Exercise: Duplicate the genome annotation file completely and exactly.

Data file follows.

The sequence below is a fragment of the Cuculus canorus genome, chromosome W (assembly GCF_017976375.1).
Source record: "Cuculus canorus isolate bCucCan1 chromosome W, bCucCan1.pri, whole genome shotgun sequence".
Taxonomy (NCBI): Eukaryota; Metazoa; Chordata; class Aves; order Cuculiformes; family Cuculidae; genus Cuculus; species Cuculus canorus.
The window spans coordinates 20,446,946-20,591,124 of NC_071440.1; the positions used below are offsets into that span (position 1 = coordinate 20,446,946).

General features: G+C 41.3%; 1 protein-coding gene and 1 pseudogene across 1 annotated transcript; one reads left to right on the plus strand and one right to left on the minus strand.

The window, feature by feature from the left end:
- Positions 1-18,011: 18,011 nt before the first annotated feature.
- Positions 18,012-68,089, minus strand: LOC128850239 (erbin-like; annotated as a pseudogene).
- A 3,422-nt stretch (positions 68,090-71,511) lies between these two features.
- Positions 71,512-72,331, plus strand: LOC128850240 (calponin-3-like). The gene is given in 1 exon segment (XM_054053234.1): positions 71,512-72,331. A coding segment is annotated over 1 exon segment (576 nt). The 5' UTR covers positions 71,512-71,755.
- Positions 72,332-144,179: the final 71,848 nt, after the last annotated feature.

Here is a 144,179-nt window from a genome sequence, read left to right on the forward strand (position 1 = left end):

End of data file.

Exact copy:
The sequence below is a fragment of the Cuculus canorus genome, chromosome W (assembly GCF_017976375.1).
Source record: "Cuculus canorus isolate bCucCan1 chromosome W, bCucCan1.pri, whole genome shotgun sequence".
Taxonomy (NCBI): Eukaryota; Metazoa; Chordata; class Aves; order Cuculiformes; family Cuculidae; genus Cuculus; species Cuculus canorus.
The window spans coordinates 20,446,946-20,591,124 of NC_071440.1; the positions used below are offsets into that span (position 1 = coordinate 20,446,946).

General features: G+C 41.3%; 1 protein-coding gene and 1 pseudogene across 1 annotated transcript; one reads left to right on the plus strand and one right to left on the minus strand.

The window, feature by feature from the left end:
- Positions 1-18,011: 18,011 nt before the first annotated feature.
- Positions 18,012-68,089, minus strand: LOC128850239 (erbin-like; annotated as a pseudogene).
- A 3,422-nt stretch (positions 68,090-71,511) lies between these two features.
- Positions 71,512-72,331, plus strand: LOC128850240 (calponin-3-like). The gene is given in 1 exon segment (XM_054053234.1): positions 71,512-72,331. A coding segment is annotated over 1 exon segment (576 nt). The 5' UTR covers positions 71,512-71,755.
- Positions 72,332-144,179: the final 71,848 nt, after the last annotated feature.

Here is a 144,179-nt window from a genome sequence, read left to right on the forward strand (position 1 = left end):